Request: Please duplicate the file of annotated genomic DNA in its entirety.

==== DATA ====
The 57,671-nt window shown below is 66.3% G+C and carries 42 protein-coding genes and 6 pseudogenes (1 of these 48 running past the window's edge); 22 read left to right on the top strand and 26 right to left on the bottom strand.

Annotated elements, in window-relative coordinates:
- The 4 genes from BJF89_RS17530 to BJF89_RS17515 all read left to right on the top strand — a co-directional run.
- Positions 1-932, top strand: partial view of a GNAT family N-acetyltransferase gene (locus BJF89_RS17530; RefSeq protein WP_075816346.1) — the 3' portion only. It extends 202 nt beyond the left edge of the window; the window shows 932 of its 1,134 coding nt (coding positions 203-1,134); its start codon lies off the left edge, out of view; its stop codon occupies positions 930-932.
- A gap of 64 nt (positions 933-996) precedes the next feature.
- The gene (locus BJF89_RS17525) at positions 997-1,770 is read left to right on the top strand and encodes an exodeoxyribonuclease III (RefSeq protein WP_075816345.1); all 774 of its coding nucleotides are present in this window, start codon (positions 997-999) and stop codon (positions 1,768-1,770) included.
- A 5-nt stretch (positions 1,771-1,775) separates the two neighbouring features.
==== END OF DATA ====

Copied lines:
The 57,671-nt window shown below is 66.3% G+C and carries 42 protein-coding genes and 6 pseudogenes (1 of these 48 running past the window's edge); 22 read left to right on the top strand and 26 right to left on the bottom strand.

Annotated elements, in window-relative coordinates:
- The 4 genes from BJF89_RS17530 to BJF89_RS17515 all read left to right on the top strand — a co-directional run.
- Positions 1-932, top strand: partial view of a GNAT family N-acetyltransferase gene (locus BJF89_RS17530; RefSeq protein WP_075816346.1) — the 3' portion only. It extends 202 nt beyond the left edge of the window; the window shows 932 of its 1,134 coding nt (coding positions 203-1,134); its start codon lies off the left edge, out of view; its stop codon occupies positions 930-932.
- A gap of 64 nt (positions 933-996) precedes the next feature.
- The gene (locus BJF89_RS17525) at positions 997-1,770 is read left to right on the top strand and encodes an exodeoxyribonuclease III (RefSeq protein WP_075816345.1); all 774 of its coding nucleotides are present in this window, start codon (positions 997-999) and stop codon (positions 1,768-1,770) included.
- A 5-nt stretch (positions 1,771-1,775) separates the two neighbouring features.